Influence of opportunity structures on transitions and tranjectories to family formation: What do the SLID longitudinal panel data tell us?
Authors: Fernando Rajulton, Thomas K. Burch, and Zenaida R. Ravanera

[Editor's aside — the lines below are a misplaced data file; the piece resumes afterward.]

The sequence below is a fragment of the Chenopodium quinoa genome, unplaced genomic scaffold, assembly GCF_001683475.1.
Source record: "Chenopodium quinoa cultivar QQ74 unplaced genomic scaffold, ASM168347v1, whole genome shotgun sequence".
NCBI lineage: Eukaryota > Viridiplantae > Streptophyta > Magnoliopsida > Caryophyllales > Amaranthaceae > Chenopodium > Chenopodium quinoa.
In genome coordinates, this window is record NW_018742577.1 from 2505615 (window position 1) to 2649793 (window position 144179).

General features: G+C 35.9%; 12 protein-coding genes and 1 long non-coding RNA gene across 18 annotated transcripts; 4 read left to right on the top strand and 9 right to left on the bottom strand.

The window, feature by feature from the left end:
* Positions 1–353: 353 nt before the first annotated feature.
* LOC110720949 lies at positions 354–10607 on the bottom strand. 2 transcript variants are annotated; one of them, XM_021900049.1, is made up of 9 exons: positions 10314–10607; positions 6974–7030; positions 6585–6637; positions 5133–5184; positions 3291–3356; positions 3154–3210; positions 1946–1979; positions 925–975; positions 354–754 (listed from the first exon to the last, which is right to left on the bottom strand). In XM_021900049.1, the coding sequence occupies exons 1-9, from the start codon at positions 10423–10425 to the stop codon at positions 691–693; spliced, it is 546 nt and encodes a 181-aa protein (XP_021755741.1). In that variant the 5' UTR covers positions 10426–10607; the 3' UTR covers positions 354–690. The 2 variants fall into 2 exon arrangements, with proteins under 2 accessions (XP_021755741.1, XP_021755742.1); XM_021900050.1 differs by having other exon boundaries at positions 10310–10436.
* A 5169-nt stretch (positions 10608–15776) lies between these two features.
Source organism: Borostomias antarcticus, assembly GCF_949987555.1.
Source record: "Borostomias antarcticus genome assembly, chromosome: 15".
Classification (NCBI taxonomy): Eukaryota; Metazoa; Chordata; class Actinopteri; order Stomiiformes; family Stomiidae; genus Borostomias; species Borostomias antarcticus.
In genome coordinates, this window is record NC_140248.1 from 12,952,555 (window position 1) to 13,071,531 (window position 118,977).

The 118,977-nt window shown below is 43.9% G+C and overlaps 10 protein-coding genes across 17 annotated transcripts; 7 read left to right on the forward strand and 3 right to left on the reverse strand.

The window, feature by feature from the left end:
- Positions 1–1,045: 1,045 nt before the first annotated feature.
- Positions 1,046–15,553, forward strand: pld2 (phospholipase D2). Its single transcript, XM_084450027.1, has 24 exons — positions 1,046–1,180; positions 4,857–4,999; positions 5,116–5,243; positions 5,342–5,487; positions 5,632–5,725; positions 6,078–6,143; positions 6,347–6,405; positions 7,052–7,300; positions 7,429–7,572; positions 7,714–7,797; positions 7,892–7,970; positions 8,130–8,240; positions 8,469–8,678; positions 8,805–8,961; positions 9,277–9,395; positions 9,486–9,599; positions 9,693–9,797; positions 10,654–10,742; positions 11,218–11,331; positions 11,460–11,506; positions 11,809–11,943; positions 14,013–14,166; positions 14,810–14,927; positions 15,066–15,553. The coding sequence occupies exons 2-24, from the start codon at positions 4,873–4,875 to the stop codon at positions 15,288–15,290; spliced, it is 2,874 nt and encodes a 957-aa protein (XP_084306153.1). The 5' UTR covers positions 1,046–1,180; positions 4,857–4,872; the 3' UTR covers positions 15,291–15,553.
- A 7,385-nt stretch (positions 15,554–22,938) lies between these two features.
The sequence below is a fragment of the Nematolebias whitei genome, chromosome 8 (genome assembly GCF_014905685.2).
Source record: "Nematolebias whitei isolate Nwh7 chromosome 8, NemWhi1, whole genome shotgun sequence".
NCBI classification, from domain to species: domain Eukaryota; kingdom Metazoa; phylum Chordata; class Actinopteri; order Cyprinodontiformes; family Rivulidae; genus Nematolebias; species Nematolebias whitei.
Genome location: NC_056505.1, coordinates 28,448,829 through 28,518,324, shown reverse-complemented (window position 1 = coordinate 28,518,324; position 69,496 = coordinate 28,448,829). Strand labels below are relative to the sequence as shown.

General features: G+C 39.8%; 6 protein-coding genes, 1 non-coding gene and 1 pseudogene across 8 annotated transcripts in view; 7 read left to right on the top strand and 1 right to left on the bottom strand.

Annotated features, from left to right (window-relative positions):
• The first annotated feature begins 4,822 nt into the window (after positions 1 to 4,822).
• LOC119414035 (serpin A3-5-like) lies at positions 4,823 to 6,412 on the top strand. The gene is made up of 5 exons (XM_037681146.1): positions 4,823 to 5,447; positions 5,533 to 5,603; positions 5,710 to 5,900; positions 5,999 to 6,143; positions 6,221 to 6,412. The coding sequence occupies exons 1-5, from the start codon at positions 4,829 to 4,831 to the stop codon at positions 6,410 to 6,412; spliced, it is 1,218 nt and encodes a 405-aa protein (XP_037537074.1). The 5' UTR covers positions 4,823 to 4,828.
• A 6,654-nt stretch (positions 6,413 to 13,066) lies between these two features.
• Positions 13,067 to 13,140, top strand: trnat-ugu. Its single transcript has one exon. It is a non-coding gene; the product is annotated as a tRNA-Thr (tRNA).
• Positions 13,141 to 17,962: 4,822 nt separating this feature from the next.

This study is built on the premise that three major sociological determinants of the life course events related to family formation are social class, gender and ethnicity. These three determinants capture the structural social inequalities that still prevail in our postmodern times and influence the life courses and life chances of young men and women. We therefore examine the influence of these determinants on young Canadians’ family formation using both the retrospective and prospective longitudinal information obtained from two completed panels (1993-1998 and 1996-2001) of the Survey of Labour and Income Dynamics. We focus on men and women aged 18-29 at the start of the panels. Using life table techniques, we examine early life course transitions and trajectories or sequences of transitions to parenthood. This paper presents the results on transitions to postsecondary education, entry into labor force, cohabitation, marriage, and parenthood as well as the trajectories among these events, and the influence of parental and respondents’ own social status. It concludes with a summary of salient results and a discussion of possible policy implications.
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